Going back to South Dakota there is a similar situation, with a twist. In 2009 the South Dakota Legislature passed and Governor Rounds signed House Bill 1239: An act to create the South Dakota Boxing Commission and to provide for the supervision of boxing, kickboxing, and mixed martial arts competitions and sparring exhibitions in the state. Section 1 of this law required the Governor to appoint five members to a newly created South Dakota Boxing Commission.

Section 8 of the bill provided a sunset of July 1, 2012. This sunset provided three years for the commission to be setup. Since the commission would be self-sustaining through fees collected per Section 2 of the bill, it should not have needed to be enacted permanently. Unfortunately Governor Rounds decided he did not like this law so he chose to ignore what was legally required of him. When it came time for Governor Daugaard to comply with this law he also chose to ignore his duties set forth by the South Dakota Legislature.

Just like his counter-part in the White House, the Governor of South Dakota has decided his office is above balance of power. Governor Daugaard’s failure to comply with this statute is a direct snub at the South Dakota Legislature. Since South Dakota has a legislative session that lasts only two months the Governors office is highly relied upon to execute the statutes set forth. Does that mean South Dakota is giving too much power and trust towards the Governors Office? Maybe we are, and the legislature is doing something about it. The South Dakota Senate has brought this bill forth again as Senate Bill 84.

This bill differs from the 2009 version in one noticeable way. Only one of the commissioners is to be appointed by the Governor. Two will be appointed by the president pro tempore of the Senate and two appointed by the speaker of the House of Representatives. So how did the Governor feel about this change. Let’s look at his words from yesterday:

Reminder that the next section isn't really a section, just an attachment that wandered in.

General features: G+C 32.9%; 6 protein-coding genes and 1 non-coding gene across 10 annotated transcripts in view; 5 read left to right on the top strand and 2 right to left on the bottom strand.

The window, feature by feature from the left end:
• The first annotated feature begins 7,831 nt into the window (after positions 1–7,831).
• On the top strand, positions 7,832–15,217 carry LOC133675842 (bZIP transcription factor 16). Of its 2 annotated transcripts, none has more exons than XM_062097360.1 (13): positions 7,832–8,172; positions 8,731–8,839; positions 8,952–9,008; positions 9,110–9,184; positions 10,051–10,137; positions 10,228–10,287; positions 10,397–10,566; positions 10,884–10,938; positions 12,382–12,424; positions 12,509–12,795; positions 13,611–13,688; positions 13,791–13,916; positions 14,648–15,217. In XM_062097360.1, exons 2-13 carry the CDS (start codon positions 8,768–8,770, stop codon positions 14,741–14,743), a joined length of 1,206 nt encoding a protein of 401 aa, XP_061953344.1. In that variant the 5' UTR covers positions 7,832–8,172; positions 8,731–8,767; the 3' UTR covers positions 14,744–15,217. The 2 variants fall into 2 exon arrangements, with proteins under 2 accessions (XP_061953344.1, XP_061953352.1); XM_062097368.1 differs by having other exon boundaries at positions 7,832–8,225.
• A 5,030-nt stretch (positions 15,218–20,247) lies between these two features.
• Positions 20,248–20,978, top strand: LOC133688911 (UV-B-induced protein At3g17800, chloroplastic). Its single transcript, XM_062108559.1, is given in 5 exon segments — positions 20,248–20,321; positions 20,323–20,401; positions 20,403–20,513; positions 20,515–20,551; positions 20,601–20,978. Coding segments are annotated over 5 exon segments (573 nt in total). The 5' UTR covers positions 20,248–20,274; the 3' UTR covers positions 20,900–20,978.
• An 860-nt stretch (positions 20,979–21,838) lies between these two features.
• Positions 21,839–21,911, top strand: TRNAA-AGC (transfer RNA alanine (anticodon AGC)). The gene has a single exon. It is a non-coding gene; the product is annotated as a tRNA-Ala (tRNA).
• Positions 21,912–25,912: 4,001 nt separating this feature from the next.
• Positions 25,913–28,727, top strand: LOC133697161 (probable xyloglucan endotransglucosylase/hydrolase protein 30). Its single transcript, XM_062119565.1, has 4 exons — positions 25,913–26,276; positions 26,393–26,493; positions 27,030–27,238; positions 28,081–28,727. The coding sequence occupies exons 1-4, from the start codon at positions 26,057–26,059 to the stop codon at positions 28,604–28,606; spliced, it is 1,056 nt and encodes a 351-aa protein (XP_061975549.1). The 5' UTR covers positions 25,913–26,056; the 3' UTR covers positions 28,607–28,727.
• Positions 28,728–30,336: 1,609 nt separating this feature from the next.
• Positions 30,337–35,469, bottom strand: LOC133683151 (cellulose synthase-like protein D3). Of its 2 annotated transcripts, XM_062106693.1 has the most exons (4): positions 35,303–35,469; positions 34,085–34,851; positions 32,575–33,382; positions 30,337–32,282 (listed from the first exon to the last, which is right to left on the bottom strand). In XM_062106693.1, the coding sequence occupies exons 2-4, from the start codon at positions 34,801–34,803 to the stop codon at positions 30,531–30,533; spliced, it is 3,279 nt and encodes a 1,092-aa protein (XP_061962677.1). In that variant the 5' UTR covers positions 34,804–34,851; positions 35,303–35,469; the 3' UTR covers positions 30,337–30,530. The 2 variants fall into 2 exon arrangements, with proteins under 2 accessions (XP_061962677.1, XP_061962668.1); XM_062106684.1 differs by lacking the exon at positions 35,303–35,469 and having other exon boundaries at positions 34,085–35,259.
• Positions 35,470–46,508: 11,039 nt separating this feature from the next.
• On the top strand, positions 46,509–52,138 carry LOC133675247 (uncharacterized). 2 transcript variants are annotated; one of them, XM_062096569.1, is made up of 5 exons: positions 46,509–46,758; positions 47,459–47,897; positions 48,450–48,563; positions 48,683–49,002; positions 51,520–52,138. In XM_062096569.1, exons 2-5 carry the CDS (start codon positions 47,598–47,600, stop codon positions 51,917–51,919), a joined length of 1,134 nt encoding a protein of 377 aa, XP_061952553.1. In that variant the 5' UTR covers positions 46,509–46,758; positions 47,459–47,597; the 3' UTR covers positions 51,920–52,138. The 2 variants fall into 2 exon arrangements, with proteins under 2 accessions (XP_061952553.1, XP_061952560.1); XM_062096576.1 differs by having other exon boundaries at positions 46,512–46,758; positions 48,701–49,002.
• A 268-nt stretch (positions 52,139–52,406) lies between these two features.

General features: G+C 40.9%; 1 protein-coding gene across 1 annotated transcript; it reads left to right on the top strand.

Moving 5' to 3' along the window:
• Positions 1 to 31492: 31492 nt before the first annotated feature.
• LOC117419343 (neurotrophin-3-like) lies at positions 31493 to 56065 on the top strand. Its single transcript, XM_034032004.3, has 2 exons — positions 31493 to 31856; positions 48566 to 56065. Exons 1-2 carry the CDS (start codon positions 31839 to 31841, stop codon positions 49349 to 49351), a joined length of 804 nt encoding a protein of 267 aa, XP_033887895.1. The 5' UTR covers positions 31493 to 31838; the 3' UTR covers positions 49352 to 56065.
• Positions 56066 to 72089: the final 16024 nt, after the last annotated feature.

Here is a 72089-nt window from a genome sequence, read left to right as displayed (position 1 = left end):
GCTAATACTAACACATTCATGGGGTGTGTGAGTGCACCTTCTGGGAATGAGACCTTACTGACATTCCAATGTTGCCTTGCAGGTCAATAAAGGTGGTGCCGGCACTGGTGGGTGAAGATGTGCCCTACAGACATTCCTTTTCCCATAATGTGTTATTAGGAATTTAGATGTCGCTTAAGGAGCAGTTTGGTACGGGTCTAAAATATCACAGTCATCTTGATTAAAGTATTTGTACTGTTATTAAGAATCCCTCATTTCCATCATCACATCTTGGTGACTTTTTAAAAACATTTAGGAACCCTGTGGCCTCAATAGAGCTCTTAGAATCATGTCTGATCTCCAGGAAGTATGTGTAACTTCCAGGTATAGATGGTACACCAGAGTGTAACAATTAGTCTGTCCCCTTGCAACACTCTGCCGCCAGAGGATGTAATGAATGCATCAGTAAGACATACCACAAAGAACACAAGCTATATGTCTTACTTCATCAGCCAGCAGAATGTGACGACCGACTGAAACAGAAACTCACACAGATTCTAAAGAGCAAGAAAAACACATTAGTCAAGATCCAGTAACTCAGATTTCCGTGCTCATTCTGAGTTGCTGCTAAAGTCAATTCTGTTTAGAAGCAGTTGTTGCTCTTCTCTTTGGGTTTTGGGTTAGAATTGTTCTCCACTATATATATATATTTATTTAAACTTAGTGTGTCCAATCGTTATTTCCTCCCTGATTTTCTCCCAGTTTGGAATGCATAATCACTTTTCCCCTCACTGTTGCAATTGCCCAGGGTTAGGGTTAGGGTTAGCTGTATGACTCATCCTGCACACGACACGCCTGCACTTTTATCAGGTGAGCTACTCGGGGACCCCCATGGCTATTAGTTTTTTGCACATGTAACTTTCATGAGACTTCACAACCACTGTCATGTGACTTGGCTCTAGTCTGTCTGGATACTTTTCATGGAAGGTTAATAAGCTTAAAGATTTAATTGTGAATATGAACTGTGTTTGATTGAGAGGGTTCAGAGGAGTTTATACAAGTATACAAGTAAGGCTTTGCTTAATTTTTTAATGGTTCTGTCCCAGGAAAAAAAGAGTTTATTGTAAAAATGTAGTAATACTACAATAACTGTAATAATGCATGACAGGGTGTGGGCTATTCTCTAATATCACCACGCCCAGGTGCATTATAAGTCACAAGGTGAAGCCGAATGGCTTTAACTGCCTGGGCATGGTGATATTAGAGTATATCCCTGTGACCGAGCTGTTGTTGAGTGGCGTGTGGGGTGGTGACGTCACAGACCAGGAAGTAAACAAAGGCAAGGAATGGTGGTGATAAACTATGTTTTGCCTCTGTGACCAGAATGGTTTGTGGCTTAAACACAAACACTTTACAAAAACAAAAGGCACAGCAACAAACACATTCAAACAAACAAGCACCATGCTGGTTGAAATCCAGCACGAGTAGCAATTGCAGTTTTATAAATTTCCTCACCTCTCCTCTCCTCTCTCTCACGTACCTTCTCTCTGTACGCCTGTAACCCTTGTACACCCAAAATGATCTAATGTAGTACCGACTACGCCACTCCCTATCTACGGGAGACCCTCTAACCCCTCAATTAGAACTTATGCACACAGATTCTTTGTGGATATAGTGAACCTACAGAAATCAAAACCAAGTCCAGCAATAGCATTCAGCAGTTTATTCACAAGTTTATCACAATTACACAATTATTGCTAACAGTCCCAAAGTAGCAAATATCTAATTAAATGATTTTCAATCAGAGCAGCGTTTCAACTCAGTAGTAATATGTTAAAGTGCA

I would be very happy if the Legislature would amend that legislation to give themselves complete authority to appoint that commission

It isn’t hard to imagine the Governor failing to appoint that one member as required by law. As I noted before, South Dakota has a very short legislative session that lasts about two months. It is critical that the Executive Branch can be trusted to handle committee appointments in a lawful manner. By choosing not perform his duty under law the Governor has shown contempt for both the South Dakota Legislature and citizens of South Dakota.

As I conclude this post its hard to see the above situations as anything but different symptoms of the same problem: the Executive Branch has no respect for the balance of power. By choosing to illegally make appointments President Obama has decided he is beyond the control of the United States Senate. Likewise by failing to make committee appointments Governor Daugaard has decided he is beyond the control of the South Dakota Legislature. Perhaps now it is time for state and federal legislative bodies to start reviewing the balance power between branches and bring it back into alignment.